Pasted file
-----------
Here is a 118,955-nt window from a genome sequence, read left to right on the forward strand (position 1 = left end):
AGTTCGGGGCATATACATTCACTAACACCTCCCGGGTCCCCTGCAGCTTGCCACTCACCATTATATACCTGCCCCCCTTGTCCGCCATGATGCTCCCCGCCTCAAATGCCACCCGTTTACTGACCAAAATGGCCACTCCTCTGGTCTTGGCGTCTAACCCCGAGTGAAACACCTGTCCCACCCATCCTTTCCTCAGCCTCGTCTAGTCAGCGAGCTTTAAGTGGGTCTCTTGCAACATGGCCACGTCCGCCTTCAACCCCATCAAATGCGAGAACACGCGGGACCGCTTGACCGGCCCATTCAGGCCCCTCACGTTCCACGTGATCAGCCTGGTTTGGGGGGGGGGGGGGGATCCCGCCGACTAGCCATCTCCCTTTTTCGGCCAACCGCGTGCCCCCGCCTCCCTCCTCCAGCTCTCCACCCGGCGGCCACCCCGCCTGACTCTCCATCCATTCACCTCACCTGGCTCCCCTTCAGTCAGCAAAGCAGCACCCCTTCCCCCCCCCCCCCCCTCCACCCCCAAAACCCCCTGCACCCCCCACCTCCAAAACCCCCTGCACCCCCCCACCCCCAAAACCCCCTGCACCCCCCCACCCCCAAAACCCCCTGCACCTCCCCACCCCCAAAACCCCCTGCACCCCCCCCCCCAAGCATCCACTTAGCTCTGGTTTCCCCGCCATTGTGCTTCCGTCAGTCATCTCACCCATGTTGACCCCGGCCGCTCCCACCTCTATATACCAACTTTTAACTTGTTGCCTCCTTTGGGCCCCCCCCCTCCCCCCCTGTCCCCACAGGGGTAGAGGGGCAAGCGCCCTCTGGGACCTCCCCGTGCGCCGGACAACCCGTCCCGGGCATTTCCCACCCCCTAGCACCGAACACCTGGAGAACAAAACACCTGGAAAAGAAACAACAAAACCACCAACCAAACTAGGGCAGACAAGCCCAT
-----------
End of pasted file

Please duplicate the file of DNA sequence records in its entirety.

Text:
Here is a 118,955-nt window from a genome sequence, read left to right on the forward strand (position 1 = left end):
AGTTCGGGGCATATACATTCACTAACACCTCCCGGGTCCCCTGCAGCTTGCCACTCACCATTATATACCTGCCCCCCTTGTCCGCCATGATGCTCCCCGCCTCAAATGCCACCCGTTTACTGACCAAAATGGCCACTCCTCTGGTCTTGGCGTCTAACCCCGAGTGAAACACCTGTCCCACCCATCCTTTCCTCAGCCTCGTCTAGTCAGCGAGCTTTAAGTGGGTCTCTTGCAACATGGCCACGTCCGCCTTCAACCCCATCAAATGCGAGAACACGCGGGACCGCTTGACCGGCCCATTCAGGCCCCTCACGTTCCACGTGATCAGCCTGGTTTGGGGGGGGGGGGGGGATCCCGCCGACTAGCCATCTCCCTTTTTCGGCCAACCGCGTGCCCCCGCCTCCCTCCTCCAGCTCTCCACCCGGCGGCCACCCCGCCTGACTCTCCATCCATTCACCTCACCTGGCTCCCCTTCAGTCAGCAAAGCAGCACCCCTTCCCCCCCCCCCCCCCTCCACCCCCAAAACCCCCTGCACCCCCCACCTCCAAAACCCCCTGCACCCCCCCACCCCCAAAACCCCCTGCACCCCCCCACCCCCAAAACCCCCTGCACCTCCCCACCCCCAAAACCCCCTGCACCCCCCCCCCCAAGCATCCACTTAGCTCTGGTTTCCCCGCCATTGTGCTTCCGTCAGTCATCTCACCCATGTTGACCCCGGCCGCTCCCACCTCTATATACCAACTTTTAACTTGTTGCCTCCTTTGGGCCCCCCCCCTCCCCCCCTGTCCCCACAGGGGTAGAGGGGCAAGCGCCCTCTGGGACCTCCCCGTGCGCCGGACAACCCGTCCCGGGCATTTCCCACCCCCTAGCACCGAACACCTGGAGAACAAAACACCTGGAAAAGAAACAACAAAACCACCAACCAAACTAGGGCAGACAAGCCCAT